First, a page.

Key Takeaways

5 Legal Rules Every Foundation Should Know for the 2018 Elections

Whether a seasoned advocate or at a foundation determined to step into the civic engagement realm for the first time, start the new year with a refresher on the breadth of activities foundations can legally engage in and fund while remaining nonpartisan leading up to the 2018 election. Foundations have a great deal of flexibility in election-year grantmaking but it is important to know what is legal, effective and doable within your institution. Let’s be sure we are using all of the tools in our toolbox to be what the field needs and as impactful as possible.

Access the recording here (Only available to FCCP members)

Funders will learn about:

  • What the term “nonpartisan” really means
  • The broad range of advocacy private foundations and public foundations can engage in and fund their grantees to do
  • Steps to ensure any individual partisan political activity isn’t attributed to your nonpartisan organization
  • Best practices for foundations funding grantees to engage in advocacy during an election-year

Moderated by:

Kristen Harris-Talley, Progress Alliance of Washington [bio]


Jann Jackson, Senior Associate of Policy Reform and Advocacy, The Annie E. Casey Foundation [bio]

Shyaam Subramanian, Alliance for Justice [bio]

Key Takeaways:

  • There are a variety of activities foundations can both engage in and fund during an election-year.
  • In Washington State, Progress Alliance of Washington saw how vital this kind of engagement is for civic participation. Community-based organizations saw a huge amount of success with voter engagement in their communities with authentic “touches,” meaning after doing door-to-door voter registration and finding out what kinds of issues the community cares about, organizations kept in touch up to the election where they then held voter education events like candidate forums.
  • The Annie E. Casey Foundation started with their mission- that all children have economic security, supportive communities and stable families regardless of race, class and country of origin. Achieving this mission and realized it requires civic participation and using collective strength to influence public policy at the federal, state and local level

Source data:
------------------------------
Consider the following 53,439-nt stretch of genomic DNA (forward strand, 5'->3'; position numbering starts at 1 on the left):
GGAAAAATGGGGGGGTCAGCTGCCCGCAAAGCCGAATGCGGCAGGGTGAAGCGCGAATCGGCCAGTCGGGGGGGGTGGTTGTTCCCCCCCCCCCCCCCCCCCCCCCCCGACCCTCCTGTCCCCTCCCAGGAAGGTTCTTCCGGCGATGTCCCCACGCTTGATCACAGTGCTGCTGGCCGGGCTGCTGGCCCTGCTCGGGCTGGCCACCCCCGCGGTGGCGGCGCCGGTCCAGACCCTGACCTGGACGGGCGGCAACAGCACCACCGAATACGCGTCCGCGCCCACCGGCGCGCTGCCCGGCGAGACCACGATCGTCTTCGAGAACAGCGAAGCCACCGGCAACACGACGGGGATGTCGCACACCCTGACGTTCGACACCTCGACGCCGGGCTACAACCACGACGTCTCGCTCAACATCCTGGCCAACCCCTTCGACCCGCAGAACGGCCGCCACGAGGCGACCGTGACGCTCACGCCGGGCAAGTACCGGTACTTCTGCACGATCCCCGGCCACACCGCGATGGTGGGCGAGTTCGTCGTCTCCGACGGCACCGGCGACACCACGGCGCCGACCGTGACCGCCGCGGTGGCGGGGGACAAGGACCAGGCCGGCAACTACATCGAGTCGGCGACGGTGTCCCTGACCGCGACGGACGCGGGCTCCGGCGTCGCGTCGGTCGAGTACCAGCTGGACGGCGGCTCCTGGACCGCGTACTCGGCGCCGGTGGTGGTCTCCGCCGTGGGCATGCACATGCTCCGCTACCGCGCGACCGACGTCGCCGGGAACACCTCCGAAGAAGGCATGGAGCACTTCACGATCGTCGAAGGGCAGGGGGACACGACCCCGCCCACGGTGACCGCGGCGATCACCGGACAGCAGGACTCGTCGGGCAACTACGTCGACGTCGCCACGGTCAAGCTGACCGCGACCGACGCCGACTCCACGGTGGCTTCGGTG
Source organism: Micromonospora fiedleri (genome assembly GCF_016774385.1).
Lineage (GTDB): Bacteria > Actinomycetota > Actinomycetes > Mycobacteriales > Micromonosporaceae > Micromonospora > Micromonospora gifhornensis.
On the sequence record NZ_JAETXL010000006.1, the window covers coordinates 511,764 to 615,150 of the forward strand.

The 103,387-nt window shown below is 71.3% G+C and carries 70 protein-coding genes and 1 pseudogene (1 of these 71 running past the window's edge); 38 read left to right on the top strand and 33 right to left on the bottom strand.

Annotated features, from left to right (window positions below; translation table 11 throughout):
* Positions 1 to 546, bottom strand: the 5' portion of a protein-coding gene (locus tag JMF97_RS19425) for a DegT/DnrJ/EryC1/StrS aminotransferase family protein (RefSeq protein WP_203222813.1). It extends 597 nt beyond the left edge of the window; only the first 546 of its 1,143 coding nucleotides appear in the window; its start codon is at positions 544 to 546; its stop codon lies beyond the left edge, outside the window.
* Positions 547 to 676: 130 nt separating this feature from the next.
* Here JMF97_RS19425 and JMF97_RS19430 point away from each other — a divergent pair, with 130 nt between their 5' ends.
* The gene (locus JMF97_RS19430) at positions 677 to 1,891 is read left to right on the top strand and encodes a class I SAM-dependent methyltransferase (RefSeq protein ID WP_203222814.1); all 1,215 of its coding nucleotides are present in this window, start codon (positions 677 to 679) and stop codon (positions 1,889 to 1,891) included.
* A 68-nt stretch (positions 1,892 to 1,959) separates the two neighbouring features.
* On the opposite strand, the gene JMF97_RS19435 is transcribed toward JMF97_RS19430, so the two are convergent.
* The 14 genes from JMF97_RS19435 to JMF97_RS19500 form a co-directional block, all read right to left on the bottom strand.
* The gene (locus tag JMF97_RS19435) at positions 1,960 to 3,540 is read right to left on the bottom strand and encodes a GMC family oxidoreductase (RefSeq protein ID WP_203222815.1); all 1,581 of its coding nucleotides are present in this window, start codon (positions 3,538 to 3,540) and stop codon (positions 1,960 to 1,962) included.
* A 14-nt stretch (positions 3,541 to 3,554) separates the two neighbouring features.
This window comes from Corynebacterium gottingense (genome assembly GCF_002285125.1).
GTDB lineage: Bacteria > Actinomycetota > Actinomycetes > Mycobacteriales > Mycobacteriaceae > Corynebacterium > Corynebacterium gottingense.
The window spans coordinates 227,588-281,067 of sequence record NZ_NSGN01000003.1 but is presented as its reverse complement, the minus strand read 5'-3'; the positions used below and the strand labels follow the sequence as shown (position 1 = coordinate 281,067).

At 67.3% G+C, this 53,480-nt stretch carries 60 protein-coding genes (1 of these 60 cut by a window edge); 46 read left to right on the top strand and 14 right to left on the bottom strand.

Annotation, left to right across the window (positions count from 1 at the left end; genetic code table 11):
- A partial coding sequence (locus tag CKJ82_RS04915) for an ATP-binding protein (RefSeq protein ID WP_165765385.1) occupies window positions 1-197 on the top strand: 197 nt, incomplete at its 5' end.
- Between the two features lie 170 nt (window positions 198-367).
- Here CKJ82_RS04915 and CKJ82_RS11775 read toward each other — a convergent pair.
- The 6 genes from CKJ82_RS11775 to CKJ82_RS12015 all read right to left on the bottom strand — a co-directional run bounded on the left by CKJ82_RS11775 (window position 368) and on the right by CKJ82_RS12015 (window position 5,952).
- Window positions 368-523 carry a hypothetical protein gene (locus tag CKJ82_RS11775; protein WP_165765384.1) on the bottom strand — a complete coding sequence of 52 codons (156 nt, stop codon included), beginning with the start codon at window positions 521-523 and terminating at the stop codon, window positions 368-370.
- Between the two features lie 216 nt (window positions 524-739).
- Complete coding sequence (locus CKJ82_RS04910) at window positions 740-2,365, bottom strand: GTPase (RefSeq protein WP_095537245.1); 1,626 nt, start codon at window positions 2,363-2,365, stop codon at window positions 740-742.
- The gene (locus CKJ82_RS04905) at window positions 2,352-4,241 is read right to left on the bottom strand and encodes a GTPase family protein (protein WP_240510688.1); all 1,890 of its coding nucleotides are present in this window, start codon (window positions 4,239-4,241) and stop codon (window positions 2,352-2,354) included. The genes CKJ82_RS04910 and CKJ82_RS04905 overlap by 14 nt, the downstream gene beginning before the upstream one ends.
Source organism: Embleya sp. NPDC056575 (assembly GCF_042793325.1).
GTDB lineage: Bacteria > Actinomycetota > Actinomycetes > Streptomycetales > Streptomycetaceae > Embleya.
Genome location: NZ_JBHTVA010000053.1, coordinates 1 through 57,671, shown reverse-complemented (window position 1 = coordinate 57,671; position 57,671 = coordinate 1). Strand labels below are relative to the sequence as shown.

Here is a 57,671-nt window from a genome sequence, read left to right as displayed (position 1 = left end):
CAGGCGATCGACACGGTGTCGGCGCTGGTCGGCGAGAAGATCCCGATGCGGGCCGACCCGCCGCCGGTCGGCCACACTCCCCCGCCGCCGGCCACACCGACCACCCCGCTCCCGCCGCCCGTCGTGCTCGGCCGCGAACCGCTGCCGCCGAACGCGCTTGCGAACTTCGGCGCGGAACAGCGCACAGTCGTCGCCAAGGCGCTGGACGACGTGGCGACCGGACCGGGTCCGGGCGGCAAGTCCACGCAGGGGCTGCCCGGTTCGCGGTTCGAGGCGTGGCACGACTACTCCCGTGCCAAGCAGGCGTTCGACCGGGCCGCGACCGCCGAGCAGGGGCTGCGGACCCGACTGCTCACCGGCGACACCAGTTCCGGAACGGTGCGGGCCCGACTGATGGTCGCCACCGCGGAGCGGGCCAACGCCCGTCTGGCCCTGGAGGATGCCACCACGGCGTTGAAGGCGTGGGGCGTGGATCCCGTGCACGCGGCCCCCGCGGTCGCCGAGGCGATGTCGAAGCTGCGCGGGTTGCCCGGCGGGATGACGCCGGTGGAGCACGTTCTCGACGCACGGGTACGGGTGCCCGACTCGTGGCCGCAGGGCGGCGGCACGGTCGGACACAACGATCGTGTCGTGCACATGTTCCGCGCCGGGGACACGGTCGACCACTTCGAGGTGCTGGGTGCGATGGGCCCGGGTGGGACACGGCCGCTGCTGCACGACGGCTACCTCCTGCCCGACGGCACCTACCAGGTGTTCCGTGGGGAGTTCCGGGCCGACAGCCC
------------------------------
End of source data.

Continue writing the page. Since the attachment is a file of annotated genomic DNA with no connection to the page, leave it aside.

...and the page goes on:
• Shifting to prioritize advocacy and funding election-related activity included creating an online resource, the Advocacy Learning Lab, which provides resources for nonprofits engaged in policy advocacy.
    • The Foundation funds Alliance for Justice to ensure their staff and grantees have a strong understanding of the rules related to advocacy.


  • The Rules:
    • During an election year, there is a distinction between partisan activity and issue advocacy. Just because an incumbent is running for re-election doesn’t mean you can’t speak out about their official actions.
    • There are a variety of election-related activities foundations can support during an election year:
      • Issue advocacy
      • Candidate education
      • Voter education – candidate forums, voter guides
      • Voter engagement
      • Criticizing or supporting incumbents
    • A foundation’s nonpartisan status doesn’t mean an individual can’t engage in partisan election-related activity, it is just important to keep it separate from your organization’s activities.
    • Private foundations can support 501(c)(4) organizations with expenditure responsibility grants.

Extra Resources:

Speakers’ Slides

Investing in Change: A Funders’ Guide to Supporting Advocacy (AFJ)

How Foundations Can be Engaged This Election Year